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by Gazette staff

Food Forum

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Italian, German touches give potato salad fresh new taste

I’ve smashed potatoes, and swirled them with butter, spices and blue cheese salad dressing.

I’ve sliced reds and whites, tossed them with peppers, onions and celery and wrapped them in foil for charcoal broils.

I’ve teamed them with hard-boiled eggs — plus more onions and celery — and drenched them in a mayonnaise mix.

But now, the revelation has come. And so has inspiration from Italy and Germany. My new summer potato side dishes have dropped mayo from the cast and promoted vinegar and olive oil to starring roles. The result is a tangy and lighter-tasting potato salad.

I first tried Italian-style potato salad during one of my neighbor Dino’s Italian-themed backyard gatherings. During these parties, an Irishman who is happy enough to sip a few beers is asked — told, really — to grab a plate and “mangia.” That’s “eat” in the Italian dialect.

The Italian-style potatoes just seemed to have a cleaner taste. Extra virgin olive oil, white wine vinegar, minced garlic and fresh parsley coated and flavored the potatoes, and really seemed to allow the potato taste to come through. A lot of times, mayonnaise just takes over the whole bowl; you taste the condiment more that the potato.

Anyway, I had double helpings at Dino’s. And while I intended to try making the Italian style, I kept pouring in mayo and mustard, and mixing the creamier style of spud. After re-discovering the German style, I may never buy mayonnaise again.

I was doing interviews at the German-American Club of Albany — for a story about German camaraderie and culture that will run in Sunday in The Gazette — and after I closed my notebook and clicked off my camera, I decided to sample some Spaten and some German foods. I bought a bratwurst and a side order of potato salad.

Carolyn Steuhl of Delmar is one of the club’s potato salad experts, and she told me about club methods in salad preparation. “A lot of people like it with bacon, but when you’re serving the public, we don’t do it with the bacon,” she said. “We leave it plain.”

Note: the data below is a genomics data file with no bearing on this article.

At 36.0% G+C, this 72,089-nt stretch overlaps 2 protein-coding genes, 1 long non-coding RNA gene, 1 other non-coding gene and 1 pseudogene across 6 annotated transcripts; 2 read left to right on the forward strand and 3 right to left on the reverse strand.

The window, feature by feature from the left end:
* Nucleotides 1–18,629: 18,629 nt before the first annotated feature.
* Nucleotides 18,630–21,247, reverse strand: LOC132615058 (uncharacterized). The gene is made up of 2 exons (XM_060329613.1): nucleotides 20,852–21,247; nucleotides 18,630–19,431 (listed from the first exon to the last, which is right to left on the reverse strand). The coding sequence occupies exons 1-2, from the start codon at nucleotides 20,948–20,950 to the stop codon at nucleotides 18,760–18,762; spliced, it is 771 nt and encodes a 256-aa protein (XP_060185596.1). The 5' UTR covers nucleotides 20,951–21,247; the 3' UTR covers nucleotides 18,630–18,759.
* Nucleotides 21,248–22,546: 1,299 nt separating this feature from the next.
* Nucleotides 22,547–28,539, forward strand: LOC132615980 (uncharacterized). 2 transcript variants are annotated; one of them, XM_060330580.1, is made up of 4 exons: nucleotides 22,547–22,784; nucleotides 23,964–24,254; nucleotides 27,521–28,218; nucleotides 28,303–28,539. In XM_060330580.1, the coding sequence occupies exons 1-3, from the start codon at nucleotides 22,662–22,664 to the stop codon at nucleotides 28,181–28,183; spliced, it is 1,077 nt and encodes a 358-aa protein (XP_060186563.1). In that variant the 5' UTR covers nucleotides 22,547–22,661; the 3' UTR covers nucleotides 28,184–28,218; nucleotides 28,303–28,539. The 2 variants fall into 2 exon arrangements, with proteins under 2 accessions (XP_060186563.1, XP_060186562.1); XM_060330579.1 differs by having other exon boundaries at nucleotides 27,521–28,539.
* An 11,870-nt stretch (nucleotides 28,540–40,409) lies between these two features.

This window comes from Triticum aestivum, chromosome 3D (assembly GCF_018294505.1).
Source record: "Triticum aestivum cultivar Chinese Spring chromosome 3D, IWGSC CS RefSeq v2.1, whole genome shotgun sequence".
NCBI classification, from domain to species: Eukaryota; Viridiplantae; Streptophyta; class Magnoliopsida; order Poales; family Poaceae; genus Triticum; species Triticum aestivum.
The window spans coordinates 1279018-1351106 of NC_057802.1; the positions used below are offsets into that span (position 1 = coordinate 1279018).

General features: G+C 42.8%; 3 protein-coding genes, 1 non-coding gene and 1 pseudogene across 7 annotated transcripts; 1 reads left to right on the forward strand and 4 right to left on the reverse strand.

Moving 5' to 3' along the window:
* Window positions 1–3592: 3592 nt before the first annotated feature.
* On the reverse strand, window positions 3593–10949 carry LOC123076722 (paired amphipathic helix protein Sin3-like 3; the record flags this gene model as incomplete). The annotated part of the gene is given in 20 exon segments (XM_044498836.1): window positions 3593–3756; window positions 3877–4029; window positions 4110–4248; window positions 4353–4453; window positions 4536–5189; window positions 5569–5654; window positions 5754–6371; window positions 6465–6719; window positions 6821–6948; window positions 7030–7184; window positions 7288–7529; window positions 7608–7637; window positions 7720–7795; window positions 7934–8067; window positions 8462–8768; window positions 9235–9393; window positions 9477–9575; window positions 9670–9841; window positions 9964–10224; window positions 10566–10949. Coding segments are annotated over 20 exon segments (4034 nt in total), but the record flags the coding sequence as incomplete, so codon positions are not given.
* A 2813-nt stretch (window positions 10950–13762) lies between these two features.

It was still tangy and hearty, with just a hint of chicken broth used in the prep.

For my home version, I decided to make about five pounds. That meant crumbled bacon, olive oil and vinegar. I added diced onions, chives and a splash of lemon juice, for extra flavor, and included liberal dashes of garlic and herbs. So my potato salad combines ideas from both Italy and Germany.

I’ve never cooked with vinegar before — the only time we saw the stuff as kids was around Easter time, when Mom and Dad were preparing for the annual egg-coloring extravaganza in the kitchen. I always remembered the smell.

In addition to the lighter taste, I think making potato salad with a vinegar base offers another advantage — I think a batch will stay fresher longer in the refrigerator. Many have been the times where I’ve had to serve batches of potato salad to the kitchen garbage can, because the mayonnaise just couldn’t hold it together for a day or two after first helpings.

I’m anxious to try other vinegars with my German-Italian salads. Apple cider vinegar and white wine vinegar are on the schedule, and with October just a few weeks away, I’ll be ready for any Oktoberfest parties that come my way.

Reach Gazette reporter Jeff Wilkin at 395-3124 or at

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